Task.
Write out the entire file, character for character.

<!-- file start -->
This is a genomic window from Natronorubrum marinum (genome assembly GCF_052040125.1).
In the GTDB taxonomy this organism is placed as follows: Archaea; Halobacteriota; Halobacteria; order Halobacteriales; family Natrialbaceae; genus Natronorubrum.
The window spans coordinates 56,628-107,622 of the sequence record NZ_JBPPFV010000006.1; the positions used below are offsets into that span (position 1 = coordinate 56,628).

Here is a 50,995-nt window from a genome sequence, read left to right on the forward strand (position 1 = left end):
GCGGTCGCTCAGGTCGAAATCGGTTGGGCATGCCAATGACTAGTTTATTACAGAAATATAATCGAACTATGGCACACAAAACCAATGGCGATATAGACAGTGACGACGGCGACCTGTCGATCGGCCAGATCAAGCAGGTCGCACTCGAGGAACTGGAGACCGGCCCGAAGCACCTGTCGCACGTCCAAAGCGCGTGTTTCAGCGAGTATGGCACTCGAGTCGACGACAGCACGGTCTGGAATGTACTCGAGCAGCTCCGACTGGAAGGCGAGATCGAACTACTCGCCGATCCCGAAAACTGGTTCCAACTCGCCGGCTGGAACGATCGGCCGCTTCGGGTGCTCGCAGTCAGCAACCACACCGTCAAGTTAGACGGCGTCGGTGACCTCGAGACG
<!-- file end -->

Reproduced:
This is a genomic window from Natronorubrum marinum (genome assembly GCF_052040125.1).
In the GTDB taxonomy this organism is placed as follows: Archaea; Halobacteriota; Halobacteria; order Halobacteriales; family Natrialbaceae; genus Natronorubrum.
The window spans coordinates 56,628-107,622 of the sequence record NZ_JBPPFV010000006.1; the positions used below are offsets into that span (position 1 = coordinate 56,628).

Here is a 50,995-nt window from a genome sequence, read left to right on the forward strand (position 1 = left end):
GCGGTCGCTCAGGTCGAAATCGGTTGGGCATGCCAATGACTAGTTTATTACAGAAATATAATCGAACTATGGCACACAAAACCAATGGCGATATAGACAGTGACGACGGCGACCTGTCGATCGGCCAGATCAAGCAGGTCGCACTCGAGGAACTGGAGACCGGCCCGAAGCACCTGTCGCACGTCCAAAGCGCGTGTTTCAGCGAGTATGGCACTCGAGTCGACGACAGCACGGTCTGGAATGTACTCGAGCAGCTCCGACTGGAAGGCGAGATCGAACTACTCGCCGATCCCGAAAACTGGTTCCAACTCGCCGGCTGGAACGATCGGCCGCTTCGGGTGCTCGCAGTCAGCAACCACACCGTCAAGTTAGACGGCGTCGGTGACCTCGAGACG